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Coconut Pecan Oatmeal Cake

 
One serving costs about $0.73

$0.73 per serving

1 people like this recipe

1 likes

This recipe is ready in 45 minutes

Ready in 45 minutes

12 vegetarian,lacto ovo vegetarian side dish
spoonacular Score:23%

Spoonacular Score: 23%

 

Coconut Pecan Oatmeal Cake might be just the dessert you are searching for. This recipe makes 12 servings with 521 calories, 5g of protein, and 24g of fat each. For 72 cents per serving, this recipe covers 8% of your daily requirements of vitamins and minerals. Only a few people made this recipe, and 1 would say it hit the spot. Head to the store and pick up ground cinnamon, vegetable shortening, salt, and a few other things to make it today. From preparation to the plate, this recipe takes approximately 45 minutes. It is a good option if you're following a vegetarian diet. All things considered, we decided this recipe deserves a spoonacular score of 24%. This score is rather bad. Try Dr Pepper Oatmeal Cake With Coconut And Pecan Topping, Peach, Pecan and Coconut Oatmeal, and Pecan & Coconut Oatmeal Chocolate Chip Cookie for similar recipes.

Ingredients

Servings:
1 tsp
1 tsp baking soda
baking soda
6 Tbsps
6 Tbsps butter
butter
2 large
2 large eggs
eggs
1.5 cup
1.5 cup flour
flour
1 cup
1 cup granulated sugar
granulated sugar
1 tsp
1 tsp ground cinnamon
ground cinnamon
0.33 cup
0.33 cup half and half
half and half
1 cup
1 cup light brown sugar
light brown sugar
1 cup
1 cup pecans
pecans
1 cup
1 cup quick cooking oats
quick cooking oats
0.5 tsps
0.5 tsps salt
salt
1 cup
1 cup sweetened coconut
sweetened coconut
1 tsp
1 tsp vanilla extract
vanilla extract
0.5 cup
0.5 cup vegetable shortening
vegetable shortening
1.5 cup
1.5 cup water
water
1 tsp baking soda
1 tsp
baking soda
6 Tbsps butter
6 Tbsps
butter
2 large eggs
2 large
eggs
1.5 cup flour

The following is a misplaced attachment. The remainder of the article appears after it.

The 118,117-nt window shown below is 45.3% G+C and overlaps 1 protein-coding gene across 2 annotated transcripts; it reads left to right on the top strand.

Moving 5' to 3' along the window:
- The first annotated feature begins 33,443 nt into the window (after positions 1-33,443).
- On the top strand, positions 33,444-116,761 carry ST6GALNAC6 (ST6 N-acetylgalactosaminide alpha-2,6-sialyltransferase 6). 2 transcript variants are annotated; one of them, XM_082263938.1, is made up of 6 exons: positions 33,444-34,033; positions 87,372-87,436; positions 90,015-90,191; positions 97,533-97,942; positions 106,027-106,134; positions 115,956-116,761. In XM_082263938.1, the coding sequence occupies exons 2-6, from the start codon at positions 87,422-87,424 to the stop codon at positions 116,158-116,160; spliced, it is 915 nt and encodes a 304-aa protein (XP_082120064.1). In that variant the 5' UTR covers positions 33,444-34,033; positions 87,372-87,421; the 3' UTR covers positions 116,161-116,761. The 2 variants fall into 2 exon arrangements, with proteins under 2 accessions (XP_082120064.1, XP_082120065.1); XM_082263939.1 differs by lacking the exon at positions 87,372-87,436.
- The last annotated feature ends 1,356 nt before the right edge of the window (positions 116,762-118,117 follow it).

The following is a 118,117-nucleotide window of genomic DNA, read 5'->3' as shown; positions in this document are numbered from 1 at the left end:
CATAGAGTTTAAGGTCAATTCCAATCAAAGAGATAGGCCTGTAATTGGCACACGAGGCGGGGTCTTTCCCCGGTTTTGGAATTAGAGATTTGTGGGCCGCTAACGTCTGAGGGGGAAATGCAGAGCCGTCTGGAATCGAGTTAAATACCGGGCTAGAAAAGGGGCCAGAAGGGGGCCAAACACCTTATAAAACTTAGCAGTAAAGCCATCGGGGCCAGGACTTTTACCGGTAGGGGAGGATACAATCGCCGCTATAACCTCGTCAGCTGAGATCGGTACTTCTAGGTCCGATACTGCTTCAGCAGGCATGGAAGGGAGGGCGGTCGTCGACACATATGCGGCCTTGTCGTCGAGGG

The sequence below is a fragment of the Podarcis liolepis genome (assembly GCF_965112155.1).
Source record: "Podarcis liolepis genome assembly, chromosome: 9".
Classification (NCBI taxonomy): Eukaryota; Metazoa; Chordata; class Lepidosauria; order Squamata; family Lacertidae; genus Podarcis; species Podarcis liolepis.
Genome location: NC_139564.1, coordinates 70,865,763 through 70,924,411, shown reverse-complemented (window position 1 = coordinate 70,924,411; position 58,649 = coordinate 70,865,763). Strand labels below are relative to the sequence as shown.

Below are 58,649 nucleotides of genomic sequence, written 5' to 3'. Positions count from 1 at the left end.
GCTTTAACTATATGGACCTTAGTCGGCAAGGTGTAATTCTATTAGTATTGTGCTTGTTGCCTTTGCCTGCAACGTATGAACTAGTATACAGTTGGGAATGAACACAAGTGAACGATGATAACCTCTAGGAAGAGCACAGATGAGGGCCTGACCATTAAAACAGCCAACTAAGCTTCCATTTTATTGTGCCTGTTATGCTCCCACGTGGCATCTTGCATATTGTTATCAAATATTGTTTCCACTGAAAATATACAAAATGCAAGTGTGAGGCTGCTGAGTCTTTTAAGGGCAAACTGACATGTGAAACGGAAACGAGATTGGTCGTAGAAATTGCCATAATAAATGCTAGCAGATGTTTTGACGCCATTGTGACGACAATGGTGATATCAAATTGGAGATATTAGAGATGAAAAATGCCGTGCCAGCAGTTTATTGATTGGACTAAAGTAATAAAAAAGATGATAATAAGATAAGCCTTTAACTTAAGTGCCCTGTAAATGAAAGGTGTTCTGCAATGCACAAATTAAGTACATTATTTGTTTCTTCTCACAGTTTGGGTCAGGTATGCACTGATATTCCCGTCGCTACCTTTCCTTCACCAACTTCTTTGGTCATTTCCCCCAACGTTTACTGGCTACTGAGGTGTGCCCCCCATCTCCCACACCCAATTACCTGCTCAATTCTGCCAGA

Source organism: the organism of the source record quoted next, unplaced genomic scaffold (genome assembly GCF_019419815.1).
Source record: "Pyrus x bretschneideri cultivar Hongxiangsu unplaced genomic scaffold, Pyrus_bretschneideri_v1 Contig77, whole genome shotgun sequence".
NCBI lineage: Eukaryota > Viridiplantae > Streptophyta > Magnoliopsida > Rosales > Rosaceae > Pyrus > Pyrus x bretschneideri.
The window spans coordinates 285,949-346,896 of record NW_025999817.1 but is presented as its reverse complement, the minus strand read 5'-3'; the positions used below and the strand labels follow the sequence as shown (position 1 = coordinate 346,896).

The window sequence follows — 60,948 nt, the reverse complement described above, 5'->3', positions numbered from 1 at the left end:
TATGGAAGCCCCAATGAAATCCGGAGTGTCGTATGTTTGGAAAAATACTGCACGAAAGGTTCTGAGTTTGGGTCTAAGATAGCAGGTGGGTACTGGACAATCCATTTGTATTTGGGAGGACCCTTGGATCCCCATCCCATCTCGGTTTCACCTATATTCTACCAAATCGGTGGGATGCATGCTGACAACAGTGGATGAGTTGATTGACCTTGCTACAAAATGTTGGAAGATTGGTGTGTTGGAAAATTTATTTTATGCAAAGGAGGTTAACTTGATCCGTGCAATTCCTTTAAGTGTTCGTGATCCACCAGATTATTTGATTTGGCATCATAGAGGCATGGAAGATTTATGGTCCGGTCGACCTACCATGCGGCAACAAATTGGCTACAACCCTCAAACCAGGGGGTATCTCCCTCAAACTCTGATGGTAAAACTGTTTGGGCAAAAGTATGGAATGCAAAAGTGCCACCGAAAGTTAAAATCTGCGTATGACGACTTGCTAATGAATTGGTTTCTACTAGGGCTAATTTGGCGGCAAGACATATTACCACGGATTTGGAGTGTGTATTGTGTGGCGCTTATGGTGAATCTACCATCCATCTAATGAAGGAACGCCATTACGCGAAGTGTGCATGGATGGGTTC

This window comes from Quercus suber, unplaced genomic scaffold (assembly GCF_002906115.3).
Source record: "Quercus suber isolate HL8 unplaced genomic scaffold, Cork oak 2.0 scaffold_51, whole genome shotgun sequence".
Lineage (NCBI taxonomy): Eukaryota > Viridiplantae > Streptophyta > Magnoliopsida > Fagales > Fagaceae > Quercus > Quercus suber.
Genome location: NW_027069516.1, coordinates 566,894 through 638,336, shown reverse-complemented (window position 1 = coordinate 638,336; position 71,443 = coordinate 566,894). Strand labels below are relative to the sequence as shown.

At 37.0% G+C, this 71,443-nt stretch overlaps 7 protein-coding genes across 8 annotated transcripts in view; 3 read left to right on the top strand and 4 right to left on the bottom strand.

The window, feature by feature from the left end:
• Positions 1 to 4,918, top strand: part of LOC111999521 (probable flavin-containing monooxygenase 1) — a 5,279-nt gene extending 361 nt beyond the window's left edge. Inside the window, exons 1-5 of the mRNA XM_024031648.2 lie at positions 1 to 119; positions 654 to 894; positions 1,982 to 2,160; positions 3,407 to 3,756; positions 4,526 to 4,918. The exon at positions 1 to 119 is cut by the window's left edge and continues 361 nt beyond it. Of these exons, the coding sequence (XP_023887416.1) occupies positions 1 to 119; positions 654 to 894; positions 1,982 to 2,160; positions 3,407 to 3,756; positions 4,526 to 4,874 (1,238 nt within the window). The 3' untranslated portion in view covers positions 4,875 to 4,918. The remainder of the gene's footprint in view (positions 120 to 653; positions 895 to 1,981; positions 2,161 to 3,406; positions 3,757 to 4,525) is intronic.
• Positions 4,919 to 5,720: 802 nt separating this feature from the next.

1.5 cup
flour
1 cup granulated sugar
1 cup
granulated sugar
1 tsp ground cinnamon
1 tsp
ground cinnamon
0.33 cup half and half
0.33 cup
half and half
1 cup light brown sugar
1 cup
light brown sugar
1 cup pecans
1 cup
pecans
1 cup quick cooking oats
1 cup
quick cooking oats
0.5 tsps salt
0.5 tsps
salt
1 cup sweetened coconut
1 cup
sweetened coconut
1 tsp vanilla extract
1 tsp
vanilla extract
0.5 cup vegetable shortening
0.5 cup
vegetable shortening
1.5 cup water
1.5 cup
water

Equipment

hand mixer
hand mixer
baking pan
baking pan
toothpicks
toothpicks
oven
oven
broiler
broiler
grill
grill
bowl
bowl
hand mixer
hand mixer
baking pan
baking pan
toothpicks
toothpicks
oven
oven
broiler
broiler
grill
grill
bowl
bowl


Instructions

  1. Preheat oven to 350 degrees, 180C.
  2. Place oats in a medium size bowl and pour boiling water over and stir.
  3. Cool to warm.
  4. In a large bowl, mix together the sugars and the butter or shortening with an electric mixer set to medium.
  5. Add oatmeal and continue mixing to combine.
  6. Add the eggs, vanilla, flour, cinnamon, soda and salt; mix well.
  7. Pour into a greased and floured 9 x 13 baking pan.
  8. Bake 30 40 minutes or until a toothpick inserted in the middle comes out clean.
  9. Remove from the oven and cool in pan.
  10. Frost while still warm.
  11. Frosting:
  12. Place all of the ingredients in a medium size bowl.
  13. Blend well.
  14. Spread over warm cake and place in the oven under the broiler (grill).
  15. Broil icing for approximately 3 minutes, watching very carefully as it can burn easily.
  16. Remove when the coconut and pecans are light brown and icing is bubbly.

Read the detailed instructions on Foodista.com – The Cooking Encyclopedia Everyone Can Edit

Price Breakdown

Cost per Serving: $0.66
Ingredient
6 tablespoons butter